If that is true, the .577 would have about about the same energy as mild .357 Magnum or hot .45 ACP loads; not a slouch for a such an early cartridge and definitely the 19th century version of .500 S&W and other “big bore” revolvers. Another reference from the same discussion gives an even slightly higher muzzle velocity (745 fps, same bullet weight):
So it appears 600 fps represents a fairly light load for the cartridge, perhaps intended for military rather big game hunting self-defense use.
Dowell measured mv of the 577 revolver at 725 fps. That makes about 525 ft-lbs of energy; a fair bit more than top 45 Colt loads with 40 grains of black powder. You could expect slightly more still out of a Lancaster, seeing as there’s no cylinder gap.
Regarding the Baskerville hound, there were were three armed men to intercept the hound, but Holmes ran the fastest and shot it five times and that was enough. 450’s and Watson’s service revolver were mentioned in the stories, but it was not clear what Holmes was armed with. In the Dancing Men, the original Strand illustrations almost look like Holmes had a Colt SAA, which was carried over to the Jeremy Brett/Grenada TV episode in the 1980’s. No doubt Col Moran would have had a Howdah whilst hunting tigers in India.
Back to the real world, has anyone tried this sort of rifling (and the production of some large caliber cartridges) to legally turn a shotgun AOW into a pistol? A 28 GA Auto Burglar, for instance?
In “The Speckled Band”, Holmes mentions that Watson’s revolver used the “Eley’s No. 2” cartridge, which was the .450. In other stories (“The Red-Headed League”, “The Sign of Four”), Holmes & Watson used the same cartridges in their revolvers, so logically Holmes must have carried a .450 as well. Most likely a Webley Bulldog or Metropolitan Police five-shot, which were the most compact revolvers available for that round.
Holmes had a habit of sticking his revolver in his housecoat pocket if anticipating a visit from someone who was “awkward”, and a larger revolver probably wouldn’t have fit, or if it did said awkward individual might notice it.
Watson’s “old service revolver” was probably an Adams or Tranter .450 six-shot with a four or five inch barrel. Officers had to buy their own sidearms, and those were fairly common purchases.
BTW, by the time of “The Problem of Thor Bridge” Watson had a different revolver- six-shot, “small but heavy”, and with a safety catch. This was probably a later-pattern Webley Bulldog .320, as that’s the one that best fits the description. There was a .380 with a safety catch at that point, but it was a five-shot.
Never get a Holmesian started on the minutiae of the Canon.
Don’t forget the shooting of VR in the wall of 221b with a “hair trigger”, I think it was. I doubt that Doyle ever kept notes on who was using what, which makes it interesting.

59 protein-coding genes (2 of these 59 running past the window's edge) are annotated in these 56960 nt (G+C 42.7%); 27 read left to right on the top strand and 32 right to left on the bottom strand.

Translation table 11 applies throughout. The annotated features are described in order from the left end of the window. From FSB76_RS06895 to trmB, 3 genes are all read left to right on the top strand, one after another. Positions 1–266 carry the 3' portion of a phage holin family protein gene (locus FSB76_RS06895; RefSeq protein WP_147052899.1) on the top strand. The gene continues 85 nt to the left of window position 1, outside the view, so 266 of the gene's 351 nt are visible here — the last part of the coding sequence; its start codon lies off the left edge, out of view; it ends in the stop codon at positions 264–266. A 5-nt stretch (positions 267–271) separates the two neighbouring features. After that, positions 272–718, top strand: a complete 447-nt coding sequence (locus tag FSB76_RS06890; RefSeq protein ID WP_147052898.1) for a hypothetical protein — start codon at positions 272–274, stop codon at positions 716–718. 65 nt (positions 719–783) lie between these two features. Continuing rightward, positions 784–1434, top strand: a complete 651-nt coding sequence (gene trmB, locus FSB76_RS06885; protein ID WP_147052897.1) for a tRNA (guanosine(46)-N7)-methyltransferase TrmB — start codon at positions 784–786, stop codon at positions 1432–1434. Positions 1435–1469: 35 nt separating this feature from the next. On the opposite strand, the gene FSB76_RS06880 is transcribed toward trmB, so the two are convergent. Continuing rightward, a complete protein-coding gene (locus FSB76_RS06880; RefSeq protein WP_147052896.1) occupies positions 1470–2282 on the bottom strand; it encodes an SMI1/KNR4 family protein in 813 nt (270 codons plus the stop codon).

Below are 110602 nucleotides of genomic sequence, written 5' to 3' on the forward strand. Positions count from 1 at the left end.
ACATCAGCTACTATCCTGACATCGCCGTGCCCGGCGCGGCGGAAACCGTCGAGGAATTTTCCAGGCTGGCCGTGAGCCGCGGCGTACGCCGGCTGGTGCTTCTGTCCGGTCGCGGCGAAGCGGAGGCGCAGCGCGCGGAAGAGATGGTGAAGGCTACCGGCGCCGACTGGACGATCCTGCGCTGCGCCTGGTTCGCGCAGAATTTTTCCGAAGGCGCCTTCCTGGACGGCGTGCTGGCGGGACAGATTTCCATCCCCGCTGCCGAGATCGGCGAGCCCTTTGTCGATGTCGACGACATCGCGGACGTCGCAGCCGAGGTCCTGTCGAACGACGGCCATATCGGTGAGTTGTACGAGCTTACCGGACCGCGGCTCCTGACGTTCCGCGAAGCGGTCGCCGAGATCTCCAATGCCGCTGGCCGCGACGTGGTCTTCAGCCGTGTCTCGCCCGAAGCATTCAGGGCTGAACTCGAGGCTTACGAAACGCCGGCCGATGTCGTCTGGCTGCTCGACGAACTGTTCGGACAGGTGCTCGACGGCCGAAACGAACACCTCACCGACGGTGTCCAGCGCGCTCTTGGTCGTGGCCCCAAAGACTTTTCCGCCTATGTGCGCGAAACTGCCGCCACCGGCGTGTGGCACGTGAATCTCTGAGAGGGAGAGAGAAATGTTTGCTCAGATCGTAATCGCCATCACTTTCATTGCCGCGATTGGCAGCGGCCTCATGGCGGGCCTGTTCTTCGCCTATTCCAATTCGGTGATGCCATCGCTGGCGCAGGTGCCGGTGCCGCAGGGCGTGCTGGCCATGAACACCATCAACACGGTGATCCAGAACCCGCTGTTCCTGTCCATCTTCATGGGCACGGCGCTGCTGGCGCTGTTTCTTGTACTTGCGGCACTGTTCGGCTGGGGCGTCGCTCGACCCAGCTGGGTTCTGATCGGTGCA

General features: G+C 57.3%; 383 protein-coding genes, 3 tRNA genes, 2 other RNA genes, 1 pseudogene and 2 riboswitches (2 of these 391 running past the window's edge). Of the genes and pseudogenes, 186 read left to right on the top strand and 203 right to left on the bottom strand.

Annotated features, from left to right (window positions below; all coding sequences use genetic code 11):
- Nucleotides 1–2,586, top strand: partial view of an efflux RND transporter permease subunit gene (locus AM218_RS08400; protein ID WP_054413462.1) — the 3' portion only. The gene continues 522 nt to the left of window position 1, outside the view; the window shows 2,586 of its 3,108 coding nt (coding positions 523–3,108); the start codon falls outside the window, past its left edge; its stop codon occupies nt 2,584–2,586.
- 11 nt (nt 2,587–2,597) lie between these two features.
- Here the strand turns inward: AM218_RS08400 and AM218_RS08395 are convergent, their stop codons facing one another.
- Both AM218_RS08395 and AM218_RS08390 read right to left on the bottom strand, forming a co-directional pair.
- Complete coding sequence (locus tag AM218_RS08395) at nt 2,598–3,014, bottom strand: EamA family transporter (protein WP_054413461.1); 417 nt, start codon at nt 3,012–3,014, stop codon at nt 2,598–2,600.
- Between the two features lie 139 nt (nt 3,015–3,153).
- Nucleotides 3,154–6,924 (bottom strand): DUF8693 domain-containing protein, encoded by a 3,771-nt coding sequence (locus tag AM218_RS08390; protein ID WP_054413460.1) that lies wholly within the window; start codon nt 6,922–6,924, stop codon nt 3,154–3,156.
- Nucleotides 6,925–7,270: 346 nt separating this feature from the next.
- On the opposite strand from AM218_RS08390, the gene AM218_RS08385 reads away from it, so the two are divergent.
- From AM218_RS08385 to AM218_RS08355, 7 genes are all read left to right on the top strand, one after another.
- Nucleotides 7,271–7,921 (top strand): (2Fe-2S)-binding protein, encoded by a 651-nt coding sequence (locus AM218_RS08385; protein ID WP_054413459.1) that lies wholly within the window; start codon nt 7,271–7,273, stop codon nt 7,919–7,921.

The only things ever shot by Holmes/Watson were two dogs (the mastiff in the Copper Beeches) and one Andaman Island native, is that right? Although Holmes arguably killed Dr Roylott with his own snake, Moriarty with Ju Jitsu / gravity, and failed to interfere when Chas. Milverton bought the farm.
Thanks for clarification. In fact, considering each fired barrel causing an upward and fired side direction swing, a perfect regulation for four barreled gun should be near impossible. Slow initial speed also would make that job more difficult. Therefore, the sights for Lancasters were
for decorative purposes but their need for the shooters
could not be questioned, especially at the age when the
science of internal ballistics going on development.
The Howdah pistols were designed for use at near-contact range. The idea was more for quick deployment in a situation where the tiger was nearly in one’s lap, so any kind of target range accuracy was not necessary when trying to put the brakes on an angry cat pushing 500 lbs. of fangs and claws. It is likely that one would have shoved the barrels into the animal’s chest or down the throat before unloading. I am sure that anyone who needed to use one for its intended purpose would likely be happy to have been wearing brown trousers as well. 🙂
Lancaster pistols were also largely used by British officiers at Asia and Africa for personal protection before Webley Scott revolvers. The precise single action trigger mechanism, though easing the long and heavy trigger pull, was also, of course for aimed shoots needing barrel regulation.
That oval bore lark is quite interesting, who knows how that works exactly?
At age when these Lancaster pistols made, most probably, true barrel regulation art was not present. All barrel axis converged to see the same point at a given distance should be accepted sufficient. The behavior of the firearm mass held on hand or shoulder at instant of expelling blast, should be analised, understood and remedied for usable barrel regulation, after the beginning of twentieth century. Therefore,
the single sighting line for multibarreled guns before that time, might be accepted usable even for rifles even if the large amount of misses were present.
Montenegrin king Nicolas I had one of those (4 barrel, double trigger) in his extensive firearms collection*, chambered for 11x36mm Gasser.
Collection included Luger which was personal gift from Georg Luger (who was DWM representative selling Maxim MGs to Montenegro), Colt SAA Buntline from Buffalo Bill, and quite few exotics. If you are ever in Montenegro visit Biljarda Museum on Cetinje, some of collection is still preserved (a lot was lost/stolen in WW1 and WW2 but there are at least some photos of those)…
That folding “cocking lever” trigger is more correctly known as a Tranter trigger, after its inventor, British gunsmith Joseph Tranter. He marketed the mechanism as a compromise between the single-action (or hammer-cocked) Colt and the self-cocking or trigger-cocking (now known as “double action only”) Adams revolver. (Double action being fast but heavy; single action being slow but accurate.) Tranter trigger revolvers were known in the US in time for the Civil War; the Starr “double-action” was an attempt to provide the same convenience under a different patent.
Sorry that’s William not Joseph Tranter. Patented 1852 or so. Found this wonderful document on history, sales and mechanism of the Lancasters (some were made in .45 Colt!) here: